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Greetings from the Congo,
We began our class today with about 45-50 participants. At first blush, it appears that some of the more distant village pastors did not make it this year. The hosts have not yet told me why this might have been. Because we are only teaching through Wednesday we can only cover one unit from Theology 101. However, with two tests, and sufficient class hours, we will finish by noon on Wednesday. Today went well with the exception of two changes in my interpreter. Getting used to one translator is work enough but three is very exhausting. I had to repeat myself alot today and it was very tempting to be frustrated with the process! Fortunately, we were able to complete the section for today and took some questions afterwards. This is what it is like to communicate in another language and culture. Patience in this context is not just a virtue, it is a necessity! I was also pleased with the attitude of the pastors and other students who came today. There appears to be a collective teachable spirit.
After the class ended today we ate a late afternoon meal at the home of one of the pastor’s residences. The houses are extremely small and no more than 300-400 square feet. Six adults all ate from a coffee table. The custom here is to wash hands in a basin while the host pours water over your hands while you wash. Then you are handed a group towel which you use and then pass to the next hand washer, and so on. You do this before the meal and after because they don’t use silverware to eat from their plates. I used a spoon but washed twice anyway!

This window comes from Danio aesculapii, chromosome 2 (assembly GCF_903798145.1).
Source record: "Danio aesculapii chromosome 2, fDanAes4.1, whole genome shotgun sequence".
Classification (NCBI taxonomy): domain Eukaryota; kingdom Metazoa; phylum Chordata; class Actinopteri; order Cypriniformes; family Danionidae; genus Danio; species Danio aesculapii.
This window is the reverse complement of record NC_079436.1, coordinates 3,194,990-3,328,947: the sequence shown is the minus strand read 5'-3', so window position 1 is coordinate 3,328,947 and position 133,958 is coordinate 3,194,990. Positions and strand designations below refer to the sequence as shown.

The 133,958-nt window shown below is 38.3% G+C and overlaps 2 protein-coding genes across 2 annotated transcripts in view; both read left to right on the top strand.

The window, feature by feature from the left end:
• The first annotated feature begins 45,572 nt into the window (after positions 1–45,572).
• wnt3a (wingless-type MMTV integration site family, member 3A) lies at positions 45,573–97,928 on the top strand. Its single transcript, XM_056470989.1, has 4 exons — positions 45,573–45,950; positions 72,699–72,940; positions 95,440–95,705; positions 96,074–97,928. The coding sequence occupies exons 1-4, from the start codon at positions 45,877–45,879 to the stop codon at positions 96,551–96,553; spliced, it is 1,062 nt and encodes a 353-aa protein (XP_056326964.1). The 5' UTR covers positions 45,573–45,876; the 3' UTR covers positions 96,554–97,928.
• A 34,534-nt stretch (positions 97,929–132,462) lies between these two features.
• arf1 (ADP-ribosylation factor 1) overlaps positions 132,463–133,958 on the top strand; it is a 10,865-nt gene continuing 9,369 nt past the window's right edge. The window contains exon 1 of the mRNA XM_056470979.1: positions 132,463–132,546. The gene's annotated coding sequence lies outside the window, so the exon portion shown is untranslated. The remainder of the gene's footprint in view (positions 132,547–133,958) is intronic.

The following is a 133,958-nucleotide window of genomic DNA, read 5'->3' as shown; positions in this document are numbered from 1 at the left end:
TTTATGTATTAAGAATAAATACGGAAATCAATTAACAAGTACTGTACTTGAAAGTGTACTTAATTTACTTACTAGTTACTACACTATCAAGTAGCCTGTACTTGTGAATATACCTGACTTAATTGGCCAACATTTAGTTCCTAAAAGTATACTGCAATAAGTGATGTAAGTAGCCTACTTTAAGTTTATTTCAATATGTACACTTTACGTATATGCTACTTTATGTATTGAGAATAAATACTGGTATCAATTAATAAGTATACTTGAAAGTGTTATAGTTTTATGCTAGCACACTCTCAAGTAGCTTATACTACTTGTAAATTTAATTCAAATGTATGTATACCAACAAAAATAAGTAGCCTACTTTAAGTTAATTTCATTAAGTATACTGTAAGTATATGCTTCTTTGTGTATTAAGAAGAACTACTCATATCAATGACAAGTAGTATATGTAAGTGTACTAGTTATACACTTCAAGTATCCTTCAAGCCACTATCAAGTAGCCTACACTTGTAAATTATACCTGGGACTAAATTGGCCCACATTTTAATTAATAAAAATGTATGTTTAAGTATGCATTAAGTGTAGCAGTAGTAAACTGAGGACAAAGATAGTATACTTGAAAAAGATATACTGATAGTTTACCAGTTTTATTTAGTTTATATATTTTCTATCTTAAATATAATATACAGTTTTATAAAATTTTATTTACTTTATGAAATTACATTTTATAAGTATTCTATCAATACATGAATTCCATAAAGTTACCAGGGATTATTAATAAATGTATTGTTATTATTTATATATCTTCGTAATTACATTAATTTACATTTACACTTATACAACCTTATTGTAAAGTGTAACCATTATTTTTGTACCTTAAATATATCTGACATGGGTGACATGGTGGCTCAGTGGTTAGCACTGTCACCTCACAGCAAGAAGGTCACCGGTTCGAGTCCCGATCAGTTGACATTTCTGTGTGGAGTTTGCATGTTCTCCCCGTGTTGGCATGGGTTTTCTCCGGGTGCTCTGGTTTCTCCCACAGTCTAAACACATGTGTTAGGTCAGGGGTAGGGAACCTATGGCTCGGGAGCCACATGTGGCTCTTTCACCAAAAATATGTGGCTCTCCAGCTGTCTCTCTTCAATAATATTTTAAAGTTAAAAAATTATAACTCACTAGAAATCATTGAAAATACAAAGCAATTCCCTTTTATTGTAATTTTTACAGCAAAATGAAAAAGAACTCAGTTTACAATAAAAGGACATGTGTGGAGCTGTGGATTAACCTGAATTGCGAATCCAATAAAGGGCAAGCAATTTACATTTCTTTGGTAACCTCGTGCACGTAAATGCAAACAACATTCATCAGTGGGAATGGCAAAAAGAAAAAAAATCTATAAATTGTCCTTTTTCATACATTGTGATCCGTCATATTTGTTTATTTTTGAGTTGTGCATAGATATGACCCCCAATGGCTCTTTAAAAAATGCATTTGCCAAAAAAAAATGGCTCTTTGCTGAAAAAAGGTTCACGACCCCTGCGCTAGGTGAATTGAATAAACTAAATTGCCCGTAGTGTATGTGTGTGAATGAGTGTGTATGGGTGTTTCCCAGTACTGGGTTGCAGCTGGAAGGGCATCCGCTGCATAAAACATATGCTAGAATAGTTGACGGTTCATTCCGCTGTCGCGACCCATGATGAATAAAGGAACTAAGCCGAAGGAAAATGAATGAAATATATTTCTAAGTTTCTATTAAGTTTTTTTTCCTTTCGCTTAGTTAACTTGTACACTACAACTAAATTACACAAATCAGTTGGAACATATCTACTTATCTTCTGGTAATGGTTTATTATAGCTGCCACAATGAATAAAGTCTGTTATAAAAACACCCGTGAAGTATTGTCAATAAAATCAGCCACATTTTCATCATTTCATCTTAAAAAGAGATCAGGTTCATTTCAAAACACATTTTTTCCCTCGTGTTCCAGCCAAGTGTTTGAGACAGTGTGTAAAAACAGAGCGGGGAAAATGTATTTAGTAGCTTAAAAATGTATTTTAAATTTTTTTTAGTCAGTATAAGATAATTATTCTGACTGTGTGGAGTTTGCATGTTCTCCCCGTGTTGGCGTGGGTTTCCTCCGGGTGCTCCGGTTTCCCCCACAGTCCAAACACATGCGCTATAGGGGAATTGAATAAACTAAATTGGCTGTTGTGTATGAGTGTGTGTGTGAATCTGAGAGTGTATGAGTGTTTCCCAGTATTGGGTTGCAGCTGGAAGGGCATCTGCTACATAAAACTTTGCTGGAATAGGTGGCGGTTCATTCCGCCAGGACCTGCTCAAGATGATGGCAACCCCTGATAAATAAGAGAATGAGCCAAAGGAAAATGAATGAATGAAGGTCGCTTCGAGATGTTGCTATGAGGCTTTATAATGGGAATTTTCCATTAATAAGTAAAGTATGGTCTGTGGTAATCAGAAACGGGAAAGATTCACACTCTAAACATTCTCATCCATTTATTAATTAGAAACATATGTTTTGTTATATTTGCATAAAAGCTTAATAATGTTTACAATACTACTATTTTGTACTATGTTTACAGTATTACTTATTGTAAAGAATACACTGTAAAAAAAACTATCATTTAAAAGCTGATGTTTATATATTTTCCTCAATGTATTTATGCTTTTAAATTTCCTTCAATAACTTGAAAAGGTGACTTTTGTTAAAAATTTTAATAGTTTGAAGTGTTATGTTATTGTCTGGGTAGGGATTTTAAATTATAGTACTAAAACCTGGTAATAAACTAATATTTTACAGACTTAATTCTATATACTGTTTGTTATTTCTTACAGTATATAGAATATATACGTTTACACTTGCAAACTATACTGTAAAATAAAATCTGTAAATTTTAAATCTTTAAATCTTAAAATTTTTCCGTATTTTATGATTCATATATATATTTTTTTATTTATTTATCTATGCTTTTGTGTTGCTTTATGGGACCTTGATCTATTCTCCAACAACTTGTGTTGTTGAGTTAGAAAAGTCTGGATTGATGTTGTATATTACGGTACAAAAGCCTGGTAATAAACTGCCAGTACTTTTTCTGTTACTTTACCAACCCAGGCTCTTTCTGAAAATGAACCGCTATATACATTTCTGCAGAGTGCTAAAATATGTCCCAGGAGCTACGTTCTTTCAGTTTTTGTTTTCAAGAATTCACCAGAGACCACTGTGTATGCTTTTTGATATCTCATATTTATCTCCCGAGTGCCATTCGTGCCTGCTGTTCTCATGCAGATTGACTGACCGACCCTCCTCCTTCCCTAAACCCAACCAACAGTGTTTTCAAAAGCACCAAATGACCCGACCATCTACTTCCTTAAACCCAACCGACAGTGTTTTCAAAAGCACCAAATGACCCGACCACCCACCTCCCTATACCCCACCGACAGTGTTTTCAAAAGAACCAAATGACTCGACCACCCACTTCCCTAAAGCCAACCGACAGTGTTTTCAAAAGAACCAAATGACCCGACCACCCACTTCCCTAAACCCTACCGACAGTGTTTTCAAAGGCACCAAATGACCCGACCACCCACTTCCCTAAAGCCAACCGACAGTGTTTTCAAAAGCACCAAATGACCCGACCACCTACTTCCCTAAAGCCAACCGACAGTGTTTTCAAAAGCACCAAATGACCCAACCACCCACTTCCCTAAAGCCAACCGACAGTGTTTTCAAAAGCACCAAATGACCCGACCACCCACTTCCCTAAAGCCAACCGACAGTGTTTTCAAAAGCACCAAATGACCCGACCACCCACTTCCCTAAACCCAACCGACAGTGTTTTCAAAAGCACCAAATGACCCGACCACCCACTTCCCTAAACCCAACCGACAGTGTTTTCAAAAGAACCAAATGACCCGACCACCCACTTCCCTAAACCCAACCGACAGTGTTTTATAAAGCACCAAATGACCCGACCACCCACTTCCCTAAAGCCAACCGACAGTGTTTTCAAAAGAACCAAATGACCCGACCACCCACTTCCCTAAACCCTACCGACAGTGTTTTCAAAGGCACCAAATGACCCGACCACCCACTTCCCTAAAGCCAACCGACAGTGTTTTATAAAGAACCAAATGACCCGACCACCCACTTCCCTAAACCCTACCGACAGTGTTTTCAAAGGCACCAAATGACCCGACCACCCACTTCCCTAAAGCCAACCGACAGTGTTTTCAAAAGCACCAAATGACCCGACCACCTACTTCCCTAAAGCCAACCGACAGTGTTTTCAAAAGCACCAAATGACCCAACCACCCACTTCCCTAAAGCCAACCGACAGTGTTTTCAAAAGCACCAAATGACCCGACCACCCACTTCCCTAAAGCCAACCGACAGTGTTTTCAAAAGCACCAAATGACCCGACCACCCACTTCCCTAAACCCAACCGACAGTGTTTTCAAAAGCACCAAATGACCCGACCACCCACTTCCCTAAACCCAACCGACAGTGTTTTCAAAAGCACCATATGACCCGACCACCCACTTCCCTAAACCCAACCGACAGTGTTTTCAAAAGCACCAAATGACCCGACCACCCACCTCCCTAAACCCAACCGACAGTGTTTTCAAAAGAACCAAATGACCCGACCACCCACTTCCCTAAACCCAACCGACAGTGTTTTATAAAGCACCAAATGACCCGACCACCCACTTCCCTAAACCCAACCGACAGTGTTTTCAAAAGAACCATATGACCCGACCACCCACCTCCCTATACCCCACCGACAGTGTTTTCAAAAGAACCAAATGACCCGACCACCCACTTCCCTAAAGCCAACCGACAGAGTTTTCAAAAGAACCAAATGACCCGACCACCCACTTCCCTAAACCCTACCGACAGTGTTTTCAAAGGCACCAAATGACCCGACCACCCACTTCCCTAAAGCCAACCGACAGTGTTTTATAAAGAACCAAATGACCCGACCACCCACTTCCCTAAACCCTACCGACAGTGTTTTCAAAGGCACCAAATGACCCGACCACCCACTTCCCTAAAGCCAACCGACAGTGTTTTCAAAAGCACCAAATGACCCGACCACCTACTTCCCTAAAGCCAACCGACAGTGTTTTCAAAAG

Before we left to get a taxi, the hosts asked me to pray a second time for them. I prayed for them, and in particular that God would give them a baby. They have been trying for a few years now. Then we began the 30 minute ride through congested streets all the way back to the other side of Bukavu. I always see things I have never seen before but it all is rooted in the most abject poverty and desperateness I have ever witnessed. Until the government begins to acutually focus on building infrastructure and creating industry the cycle just keeps rolling on. Here is the richest country in the world in raw materials and natural resources and it is still one of the poorest and slowest in making any progress for its people.
However, the spiritual possibilities in such a place are great becuase the distractions we have in materialistic cultures as our own are not here. Pray for the class that God would raise us spiritual leaders who will commit their lives to the Lord and be used of Him.
The answer here is strong churches led by dynamic an dedicated men and women who love Jesus Christ.
P.S. The attached picture is in Kigali just before leaving for the Congo. The man in red is Pastor Fidele our host pastor here in Kigali. The shorter man is Pastor Baraka, our host pastor in the Congo.